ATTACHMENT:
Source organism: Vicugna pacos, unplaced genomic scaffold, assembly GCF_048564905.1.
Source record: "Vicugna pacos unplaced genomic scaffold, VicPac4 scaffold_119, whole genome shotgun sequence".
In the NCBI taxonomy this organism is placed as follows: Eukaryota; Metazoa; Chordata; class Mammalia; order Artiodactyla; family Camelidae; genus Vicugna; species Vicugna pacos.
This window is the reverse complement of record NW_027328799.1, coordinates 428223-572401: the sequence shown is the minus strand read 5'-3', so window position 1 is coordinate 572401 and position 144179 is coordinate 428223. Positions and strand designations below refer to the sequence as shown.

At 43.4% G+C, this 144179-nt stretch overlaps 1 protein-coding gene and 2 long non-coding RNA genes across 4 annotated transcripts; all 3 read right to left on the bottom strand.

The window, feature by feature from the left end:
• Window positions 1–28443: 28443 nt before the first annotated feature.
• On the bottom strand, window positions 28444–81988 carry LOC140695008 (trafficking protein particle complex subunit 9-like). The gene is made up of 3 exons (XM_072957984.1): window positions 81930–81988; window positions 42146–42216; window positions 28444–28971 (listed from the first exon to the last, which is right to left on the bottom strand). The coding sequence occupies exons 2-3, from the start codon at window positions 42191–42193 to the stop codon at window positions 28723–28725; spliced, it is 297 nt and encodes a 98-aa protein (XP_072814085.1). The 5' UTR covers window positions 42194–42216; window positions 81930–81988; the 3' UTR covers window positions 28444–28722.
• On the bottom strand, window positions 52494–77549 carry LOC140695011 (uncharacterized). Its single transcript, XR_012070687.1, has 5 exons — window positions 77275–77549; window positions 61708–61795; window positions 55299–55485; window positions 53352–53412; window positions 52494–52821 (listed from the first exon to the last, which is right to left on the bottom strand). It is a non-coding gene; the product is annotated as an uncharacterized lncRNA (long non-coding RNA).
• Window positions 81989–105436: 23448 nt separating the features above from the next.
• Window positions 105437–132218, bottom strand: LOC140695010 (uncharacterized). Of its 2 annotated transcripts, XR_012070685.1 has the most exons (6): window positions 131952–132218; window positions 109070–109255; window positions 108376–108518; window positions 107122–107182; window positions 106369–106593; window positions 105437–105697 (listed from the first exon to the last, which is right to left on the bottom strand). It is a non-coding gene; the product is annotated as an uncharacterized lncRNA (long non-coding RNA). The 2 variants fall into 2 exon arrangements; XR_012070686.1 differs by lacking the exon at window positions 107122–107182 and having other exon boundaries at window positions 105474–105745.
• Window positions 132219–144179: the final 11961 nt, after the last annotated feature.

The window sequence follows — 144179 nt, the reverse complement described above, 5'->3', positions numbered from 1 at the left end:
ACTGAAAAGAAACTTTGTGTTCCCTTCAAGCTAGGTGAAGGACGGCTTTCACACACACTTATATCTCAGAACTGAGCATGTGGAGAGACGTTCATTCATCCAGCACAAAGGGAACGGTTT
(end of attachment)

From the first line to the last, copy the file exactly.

Source organism: Vicugna pacos, unplaced genomic scaffold, assembly GCF_048564905.1.
Source record: "Vicugna pacos unplaced genomic scaffold, VicPac4 scaffold_119, whole genome shotgun sequence".
In the NCBI taxonomy this organism is placed as follows: Eukaryota; Metazoa; Chordata; class Mammalia; order Artiodactyla; family Camelidae; genus Vicugna; species Vicugna pacos.
This window is the reverse complement of record NW_027328799.1, coordinates 428223-572401: the sequence shown is the minus strand read 5'-3', so window position 1 is coordinate 572401 and position 144179 is coordinate 428223. Positions and strand designations below refer to the sequence as shown.

At 43.4% G+C, this 144179-nt stretch overlaps 1 protein-coding gene and 2 long non-coding RNA genes across 4 annotated transcripts; all 3 read right to left on the bottom strand.

The window, feature by feature from the left end:
• Window positions 1–28443: 28443 nt before the first annotated feature.
• On the bottom strand, window positions 28444–81988 carry LOC140695008 (trafficking protein particle complex subunit 9-like). The gene is made up of 3 exons (XM_072957984.1): window positions 81930–81988; window positions 42146–42216; window positions 28444–28971 (listed from the first exon to the last, which is right to left on the bottom strand). The coding sequence occupies exons 2-3, from the start codon at window positions 42191–42193 to the stop codon at window positions 28723–28725; spliced, it is 297 nt and encodes a 98-aa protein (XP_072814085.1). The 5' UTR covers window positions 42194–42216; window positions 81930–81988; the 3' UTR covers window positions 28444–28722.
• On the bottom strand, window positions 52494–77549 carry LOC140695011 (uncharacterized). Its single transcript, XR_012070687.1, has 5 exons — window positions 77275–77549; window positions 61708–61795; window positions 55299–55485; window positions 53352–53412; window positions 52494–52821 (listed from the first exon to the last, which is right to left on the bottom strand). It is a non-coding gene; the product is annotated as an uncharacterized lncRNA (long non-coding RNA).
• Window positions 81989–105436: 23448 nt separating the features above from the next.
• Window positions 105437–132218, bottom strand: LOC140695010 (uncharacterized). Of its 2 annotated transcripts, XR_012070685.1 has the most exons (6): window positions 131952–132218; window positions 109070–109255; window positions 108376–108518; window positions 107122–107182; window positions 106369–106593; window positions 105437–105697 (listed from the first exon to the last, which is right to left on the bottom strand). It is a non-coding gene; the product is annotated as an uncharacterized lncRNA (long non-coding RNA). The 2 variants fall into 2 exon arrangements; XR_012070686.1 differs by lacking the exon at window positions 107122–107182 and having other exon boundaries at window positions 105474–105745.
• Window positions 132219–144179: the final 11961 nt, after the last annotated feature.

The window sequence follows — 144179 nt, the reverse complement described above, 5'->3', positions numbered from 1 at the left end:
ACTGAAAAGAAACTTTGTGTTCCCTTCAAGCTAGGTGAAGGACGGCTTTCACACACACTTATATCTCAGAACTGAGCATGTGGAGAGACGTTCATTCATCCAGCACAAAGGGAACGGTTT